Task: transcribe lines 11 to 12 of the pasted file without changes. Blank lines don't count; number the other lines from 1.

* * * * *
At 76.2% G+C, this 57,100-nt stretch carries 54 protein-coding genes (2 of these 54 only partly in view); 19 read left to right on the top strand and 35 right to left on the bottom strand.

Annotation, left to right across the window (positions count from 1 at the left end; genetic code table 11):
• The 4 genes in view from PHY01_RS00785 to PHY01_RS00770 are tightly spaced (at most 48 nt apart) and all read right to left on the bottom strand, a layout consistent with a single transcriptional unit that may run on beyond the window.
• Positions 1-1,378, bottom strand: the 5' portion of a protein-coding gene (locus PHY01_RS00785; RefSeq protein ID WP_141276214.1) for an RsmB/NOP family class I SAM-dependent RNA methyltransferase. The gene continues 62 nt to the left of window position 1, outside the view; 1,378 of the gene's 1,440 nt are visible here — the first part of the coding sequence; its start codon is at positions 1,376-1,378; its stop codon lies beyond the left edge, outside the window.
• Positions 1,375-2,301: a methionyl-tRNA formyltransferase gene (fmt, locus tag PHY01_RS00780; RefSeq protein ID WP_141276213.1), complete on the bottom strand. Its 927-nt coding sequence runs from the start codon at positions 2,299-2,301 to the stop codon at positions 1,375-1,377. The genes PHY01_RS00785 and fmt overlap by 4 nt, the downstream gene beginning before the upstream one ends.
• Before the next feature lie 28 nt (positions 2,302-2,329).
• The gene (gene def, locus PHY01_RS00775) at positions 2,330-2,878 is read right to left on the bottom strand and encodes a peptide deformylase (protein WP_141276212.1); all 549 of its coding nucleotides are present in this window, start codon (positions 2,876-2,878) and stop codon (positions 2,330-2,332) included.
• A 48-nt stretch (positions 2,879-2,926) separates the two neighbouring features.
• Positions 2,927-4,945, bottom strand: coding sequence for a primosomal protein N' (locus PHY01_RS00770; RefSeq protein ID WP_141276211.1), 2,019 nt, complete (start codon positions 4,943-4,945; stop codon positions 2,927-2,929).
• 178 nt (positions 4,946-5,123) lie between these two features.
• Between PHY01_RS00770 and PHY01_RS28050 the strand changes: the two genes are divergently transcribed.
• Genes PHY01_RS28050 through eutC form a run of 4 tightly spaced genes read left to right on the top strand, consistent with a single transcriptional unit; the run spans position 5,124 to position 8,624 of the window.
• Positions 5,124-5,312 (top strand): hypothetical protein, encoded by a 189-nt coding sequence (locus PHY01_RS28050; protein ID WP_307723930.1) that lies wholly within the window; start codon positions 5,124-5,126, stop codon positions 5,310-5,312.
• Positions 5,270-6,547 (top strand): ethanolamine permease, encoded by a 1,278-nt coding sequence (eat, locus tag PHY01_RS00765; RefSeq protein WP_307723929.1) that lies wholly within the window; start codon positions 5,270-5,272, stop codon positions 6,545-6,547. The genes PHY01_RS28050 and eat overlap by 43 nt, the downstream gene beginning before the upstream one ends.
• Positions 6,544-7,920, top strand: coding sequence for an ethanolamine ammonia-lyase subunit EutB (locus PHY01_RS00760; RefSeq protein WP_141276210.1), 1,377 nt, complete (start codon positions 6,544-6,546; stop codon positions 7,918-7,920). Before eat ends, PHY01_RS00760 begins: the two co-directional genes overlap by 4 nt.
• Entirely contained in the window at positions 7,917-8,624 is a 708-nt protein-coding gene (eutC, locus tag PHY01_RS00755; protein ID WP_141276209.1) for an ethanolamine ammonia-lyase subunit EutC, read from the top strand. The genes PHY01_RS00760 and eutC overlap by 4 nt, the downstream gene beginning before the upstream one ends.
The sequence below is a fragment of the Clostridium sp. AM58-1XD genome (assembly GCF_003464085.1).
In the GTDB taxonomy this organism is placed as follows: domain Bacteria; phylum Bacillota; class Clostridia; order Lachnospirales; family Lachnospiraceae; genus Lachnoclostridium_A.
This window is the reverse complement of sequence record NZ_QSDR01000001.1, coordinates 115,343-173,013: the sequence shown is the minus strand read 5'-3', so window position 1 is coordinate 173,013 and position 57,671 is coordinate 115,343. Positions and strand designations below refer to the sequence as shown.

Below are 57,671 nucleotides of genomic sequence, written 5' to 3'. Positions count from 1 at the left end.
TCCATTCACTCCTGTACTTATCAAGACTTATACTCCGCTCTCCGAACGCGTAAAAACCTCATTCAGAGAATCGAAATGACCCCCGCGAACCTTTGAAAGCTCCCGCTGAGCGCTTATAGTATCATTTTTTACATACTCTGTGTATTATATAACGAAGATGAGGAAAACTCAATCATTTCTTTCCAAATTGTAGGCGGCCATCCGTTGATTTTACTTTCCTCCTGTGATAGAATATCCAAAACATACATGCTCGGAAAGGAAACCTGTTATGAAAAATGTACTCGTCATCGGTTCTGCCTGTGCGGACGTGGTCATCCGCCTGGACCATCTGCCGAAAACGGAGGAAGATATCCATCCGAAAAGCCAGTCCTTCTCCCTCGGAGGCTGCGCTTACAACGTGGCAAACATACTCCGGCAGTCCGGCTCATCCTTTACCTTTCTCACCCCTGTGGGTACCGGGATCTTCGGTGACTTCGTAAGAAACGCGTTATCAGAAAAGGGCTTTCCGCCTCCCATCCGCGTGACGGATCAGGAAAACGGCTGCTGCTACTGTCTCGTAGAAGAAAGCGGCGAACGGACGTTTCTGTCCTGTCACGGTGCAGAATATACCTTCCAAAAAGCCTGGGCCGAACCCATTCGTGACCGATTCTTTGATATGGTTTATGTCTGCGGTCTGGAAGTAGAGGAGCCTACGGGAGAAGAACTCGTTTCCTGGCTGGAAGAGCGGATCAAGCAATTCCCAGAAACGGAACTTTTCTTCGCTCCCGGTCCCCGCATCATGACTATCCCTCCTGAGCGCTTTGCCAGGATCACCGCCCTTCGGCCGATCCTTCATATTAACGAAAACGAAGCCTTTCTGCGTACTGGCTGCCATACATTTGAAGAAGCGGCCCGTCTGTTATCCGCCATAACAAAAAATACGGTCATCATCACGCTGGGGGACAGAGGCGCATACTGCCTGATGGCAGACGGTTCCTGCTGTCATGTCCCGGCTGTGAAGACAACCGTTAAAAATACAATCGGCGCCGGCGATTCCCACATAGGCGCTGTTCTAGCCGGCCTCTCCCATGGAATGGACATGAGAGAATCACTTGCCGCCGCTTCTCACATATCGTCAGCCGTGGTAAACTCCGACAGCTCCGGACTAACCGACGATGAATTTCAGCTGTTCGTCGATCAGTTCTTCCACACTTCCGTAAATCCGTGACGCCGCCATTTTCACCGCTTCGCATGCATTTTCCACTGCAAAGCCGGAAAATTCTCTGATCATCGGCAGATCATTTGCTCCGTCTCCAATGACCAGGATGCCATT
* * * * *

• Between PHY01_RS00770 and PHY01_RS28050 the strand changes: the two genes are divergently transcribed.
• Genes PHY01_RS28050 through eutC form a run of 4 tightly spaced genes read left to right on the top strand, consistent with a single transcriptional unit; the run spans position 5,124 to position 8,624 of the window.